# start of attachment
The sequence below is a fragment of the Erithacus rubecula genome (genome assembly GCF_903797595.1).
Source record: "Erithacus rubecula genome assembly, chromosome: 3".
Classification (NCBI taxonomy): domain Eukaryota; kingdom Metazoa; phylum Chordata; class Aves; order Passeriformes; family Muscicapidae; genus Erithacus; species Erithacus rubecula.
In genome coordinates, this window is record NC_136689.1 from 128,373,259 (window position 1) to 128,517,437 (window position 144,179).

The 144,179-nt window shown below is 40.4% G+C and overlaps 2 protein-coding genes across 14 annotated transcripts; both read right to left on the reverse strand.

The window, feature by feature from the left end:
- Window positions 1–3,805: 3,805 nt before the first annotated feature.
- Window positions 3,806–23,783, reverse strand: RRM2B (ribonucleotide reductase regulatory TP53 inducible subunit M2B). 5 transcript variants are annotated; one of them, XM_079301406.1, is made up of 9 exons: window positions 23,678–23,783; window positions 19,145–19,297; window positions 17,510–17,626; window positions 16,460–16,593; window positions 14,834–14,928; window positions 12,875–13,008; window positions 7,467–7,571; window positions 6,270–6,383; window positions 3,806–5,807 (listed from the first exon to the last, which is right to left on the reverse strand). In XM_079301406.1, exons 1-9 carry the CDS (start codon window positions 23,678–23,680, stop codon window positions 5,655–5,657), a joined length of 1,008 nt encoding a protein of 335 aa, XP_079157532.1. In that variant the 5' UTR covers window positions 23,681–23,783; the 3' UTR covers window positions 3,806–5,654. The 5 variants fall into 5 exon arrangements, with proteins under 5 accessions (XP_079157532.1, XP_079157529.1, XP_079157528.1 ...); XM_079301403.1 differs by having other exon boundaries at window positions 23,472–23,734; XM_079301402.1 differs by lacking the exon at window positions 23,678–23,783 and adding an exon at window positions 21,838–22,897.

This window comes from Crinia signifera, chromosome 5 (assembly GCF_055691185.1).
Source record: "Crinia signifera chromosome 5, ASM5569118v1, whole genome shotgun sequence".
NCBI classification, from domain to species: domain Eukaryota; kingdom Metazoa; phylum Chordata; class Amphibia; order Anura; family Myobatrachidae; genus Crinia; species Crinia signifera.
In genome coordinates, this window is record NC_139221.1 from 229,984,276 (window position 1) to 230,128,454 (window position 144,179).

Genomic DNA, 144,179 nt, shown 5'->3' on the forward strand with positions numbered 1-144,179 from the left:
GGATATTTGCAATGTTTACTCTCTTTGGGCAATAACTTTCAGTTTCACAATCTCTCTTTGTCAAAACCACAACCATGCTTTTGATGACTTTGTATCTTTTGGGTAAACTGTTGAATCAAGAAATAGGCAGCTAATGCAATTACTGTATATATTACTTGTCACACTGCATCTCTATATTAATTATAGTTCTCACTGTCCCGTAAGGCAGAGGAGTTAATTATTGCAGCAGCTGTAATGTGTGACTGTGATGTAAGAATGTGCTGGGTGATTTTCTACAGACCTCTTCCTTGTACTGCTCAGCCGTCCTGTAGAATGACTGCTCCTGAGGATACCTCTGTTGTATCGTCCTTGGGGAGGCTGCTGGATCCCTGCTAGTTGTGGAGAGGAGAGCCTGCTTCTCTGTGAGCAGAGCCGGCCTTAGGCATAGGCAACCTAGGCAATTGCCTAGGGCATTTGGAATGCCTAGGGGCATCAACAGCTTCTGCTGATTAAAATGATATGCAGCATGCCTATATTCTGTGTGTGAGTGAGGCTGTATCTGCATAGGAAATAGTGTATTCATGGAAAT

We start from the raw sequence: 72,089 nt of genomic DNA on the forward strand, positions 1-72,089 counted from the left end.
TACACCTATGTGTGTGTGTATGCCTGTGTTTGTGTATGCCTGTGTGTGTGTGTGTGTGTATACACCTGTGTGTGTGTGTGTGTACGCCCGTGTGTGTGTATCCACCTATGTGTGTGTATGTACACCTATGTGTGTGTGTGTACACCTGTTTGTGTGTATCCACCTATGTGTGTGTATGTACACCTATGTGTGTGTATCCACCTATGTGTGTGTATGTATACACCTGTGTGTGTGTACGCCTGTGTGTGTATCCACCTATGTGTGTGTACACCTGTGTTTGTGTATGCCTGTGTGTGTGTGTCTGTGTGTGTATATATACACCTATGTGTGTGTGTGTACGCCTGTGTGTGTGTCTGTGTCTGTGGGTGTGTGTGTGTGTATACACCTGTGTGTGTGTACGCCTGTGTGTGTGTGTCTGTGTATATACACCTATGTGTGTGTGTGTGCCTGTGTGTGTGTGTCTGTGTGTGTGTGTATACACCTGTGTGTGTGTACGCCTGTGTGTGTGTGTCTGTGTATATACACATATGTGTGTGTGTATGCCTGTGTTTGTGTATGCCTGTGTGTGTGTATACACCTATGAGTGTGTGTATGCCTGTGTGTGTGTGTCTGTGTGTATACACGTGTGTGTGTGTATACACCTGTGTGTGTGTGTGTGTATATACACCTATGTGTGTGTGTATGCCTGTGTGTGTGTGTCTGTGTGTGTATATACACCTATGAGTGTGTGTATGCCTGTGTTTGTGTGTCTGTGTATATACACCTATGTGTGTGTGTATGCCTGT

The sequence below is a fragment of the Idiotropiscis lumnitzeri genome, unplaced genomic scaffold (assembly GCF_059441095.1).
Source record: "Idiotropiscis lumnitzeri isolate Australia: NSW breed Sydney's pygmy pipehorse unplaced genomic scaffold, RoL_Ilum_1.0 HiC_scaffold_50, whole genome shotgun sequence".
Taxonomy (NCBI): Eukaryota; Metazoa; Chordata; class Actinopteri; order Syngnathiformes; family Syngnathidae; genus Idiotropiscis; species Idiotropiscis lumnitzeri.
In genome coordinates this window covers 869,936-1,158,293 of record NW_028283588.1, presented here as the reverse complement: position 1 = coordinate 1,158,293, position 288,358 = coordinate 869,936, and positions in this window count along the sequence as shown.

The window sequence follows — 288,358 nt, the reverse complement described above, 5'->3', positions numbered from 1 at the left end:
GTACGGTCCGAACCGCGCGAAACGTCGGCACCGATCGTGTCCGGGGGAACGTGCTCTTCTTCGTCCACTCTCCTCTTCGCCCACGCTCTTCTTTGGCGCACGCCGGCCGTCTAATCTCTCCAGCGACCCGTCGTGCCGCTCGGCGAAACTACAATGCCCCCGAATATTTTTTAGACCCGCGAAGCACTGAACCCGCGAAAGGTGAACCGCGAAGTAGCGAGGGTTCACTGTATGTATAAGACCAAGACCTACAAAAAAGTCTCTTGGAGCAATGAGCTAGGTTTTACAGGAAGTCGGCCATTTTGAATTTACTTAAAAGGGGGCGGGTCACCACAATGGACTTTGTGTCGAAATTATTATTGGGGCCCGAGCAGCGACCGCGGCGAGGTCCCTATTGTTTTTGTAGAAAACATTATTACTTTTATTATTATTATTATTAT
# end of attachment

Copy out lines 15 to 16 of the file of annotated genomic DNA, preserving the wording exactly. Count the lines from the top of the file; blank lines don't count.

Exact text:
We start from the raw sequence: 72,089 nt of genomic DNA on the forward strand, positions 1-72,089 counted from the left end.
TACACCTATGTGTGTGTGTATGCCTGTGTTTGTGTATGCCTGTGTGTGTGTGTGTGTGTATACACCTGTGTGTGTGTGTGTGTACGCCCGTGTGTGTGTATCCACCTATGTGTGTGTATGTACACCTATGTGTGTGTGTGTACACCTGTTTGTGTGTATCCACCTATGTGTGTGTATGTACACCTATGTGTGTGTATCCACCTATGTGTGTGTATGTATACACCTGTGTGTGTGTACGCCTGTGTGTGTATCCACCTATGTGTGTGTACACCTGTGTTTGTGTATGCCTGTGTGTGTGTGTCTGTGTGTGTATATATACACCTATGTGTGTGTGTGTACGCCTGTGTGTGTGTCTGTGTCTGTGGGTGTGTGTGTGTGTATACACCTGTGTGTGTGTACGCCTGTGTGTGTGTGTCTGTGTATATACACCTATGTGTGTGTGTGTGCCTGTGTGTGTGTGTCTGTGTGTGTGTGTATACACCTGTGTGTGTGTACGCCTGTGTGTGTGTGTCTGTGTATATACACATATGTGTGTGTGTATGCCTGTGTTTGTGTATGCCTGTGTGTGTGTATACACCTATGAGTGTGTGTATGCCTGTGTGTGTGTGTCTGTGTGTATACACGTGTGTGTGTGTATACACCTGTGTGTGTGTGTGTGTATATACACCTATGTGTGTGTGTATGCCTGTGTGTGTGTGTCTGTGTGTGTATATACACCTATGAGTGTGTGTATGCCTGTGTTTGTGTGTCTGTGTATATACACCTATGTGTGTGTGTATGCCTGT